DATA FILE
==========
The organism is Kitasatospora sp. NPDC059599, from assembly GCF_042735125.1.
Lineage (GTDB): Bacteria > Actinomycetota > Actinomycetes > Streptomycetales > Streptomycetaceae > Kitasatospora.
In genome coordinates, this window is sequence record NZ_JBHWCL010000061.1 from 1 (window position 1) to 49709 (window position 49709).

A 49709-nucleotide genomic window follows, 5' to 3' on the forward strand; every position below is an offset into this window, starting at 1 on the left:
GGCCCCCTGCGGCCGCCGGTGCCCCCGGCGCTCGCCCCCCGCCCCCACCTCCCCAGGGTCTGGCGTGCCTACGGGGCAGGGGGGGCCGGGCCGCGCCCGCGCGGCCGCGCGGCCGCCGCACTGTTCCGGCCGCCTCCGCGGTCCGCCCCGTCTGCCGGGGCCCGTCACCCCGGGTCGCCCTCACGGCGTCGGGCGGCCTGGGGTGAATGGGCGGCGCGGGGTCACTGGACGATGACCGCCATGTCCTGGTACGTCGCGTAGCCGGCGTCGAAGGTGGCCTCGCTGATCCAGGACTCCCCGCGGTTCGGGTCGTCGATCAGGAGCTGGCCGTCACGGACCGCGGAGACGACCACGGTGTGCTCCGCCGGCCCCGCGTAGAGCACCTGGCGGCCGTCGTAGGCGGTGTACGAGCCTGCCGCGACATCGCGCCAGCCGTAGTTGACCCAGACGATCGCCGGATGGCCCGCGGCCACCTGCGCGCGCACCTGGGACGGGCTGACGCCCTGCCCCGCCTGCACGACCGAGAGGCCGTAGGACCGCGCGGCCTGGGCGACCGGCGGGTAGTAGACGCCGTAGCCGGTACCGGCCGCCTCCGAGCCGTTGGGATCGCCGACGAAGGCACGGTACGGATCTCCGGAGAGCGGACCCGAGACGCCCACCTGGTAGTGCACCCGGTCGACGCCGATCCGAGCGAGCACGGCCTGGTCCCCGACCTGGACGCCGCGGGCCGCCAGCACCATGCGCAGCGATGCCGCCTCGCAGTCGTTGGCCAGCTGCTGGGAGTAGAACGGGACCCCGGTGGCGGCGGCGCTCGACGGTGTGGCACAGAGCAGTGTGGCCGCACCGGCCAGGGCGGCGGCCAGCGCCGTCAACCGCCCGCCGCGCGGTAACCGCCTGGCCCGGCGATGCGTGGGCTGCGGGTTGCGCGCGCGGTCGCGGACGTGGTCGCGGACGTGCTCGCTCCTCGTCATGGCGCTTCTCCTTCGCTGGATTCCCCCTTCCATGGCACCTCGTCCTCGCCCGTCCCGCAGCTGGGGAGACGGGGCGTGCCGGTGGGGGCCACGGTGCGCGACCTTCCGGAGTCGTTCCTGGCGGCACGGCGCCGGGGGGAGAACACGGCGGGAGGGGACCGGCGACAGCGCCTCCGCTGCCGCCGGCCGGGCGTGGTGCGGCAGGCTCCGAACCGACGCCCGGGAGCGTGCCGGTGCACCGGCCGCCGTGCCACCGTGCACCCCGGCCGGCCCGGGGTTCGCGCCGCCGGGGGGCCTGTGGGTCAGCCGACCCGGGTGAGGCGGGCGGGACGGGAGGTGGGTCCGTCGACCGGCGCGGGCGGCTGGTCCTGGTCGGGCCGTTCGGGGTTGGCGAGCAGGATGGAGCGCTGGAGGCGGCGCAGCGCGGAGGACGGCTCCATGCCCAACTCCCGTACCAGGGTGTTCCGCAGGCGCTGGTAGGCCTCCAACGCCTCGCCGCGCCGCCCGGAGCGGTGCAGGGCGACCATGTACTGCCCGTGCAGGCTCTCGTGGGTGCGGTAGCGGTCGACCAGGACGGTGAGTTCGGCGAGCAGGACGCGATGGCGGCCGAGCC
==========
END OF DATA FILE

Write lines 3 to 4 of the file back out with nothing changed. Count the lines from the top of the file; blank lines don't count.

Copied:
In genome coordinates, this window is sequence record NZ_JBHWCL010000061.1 from 1 (window position 1) to 49709 (window position 49709).

A 49709-nucleotide genomic window follows, 5' to 3' on the forward strand; every position below is an offset into this window, starting at 1 on the left: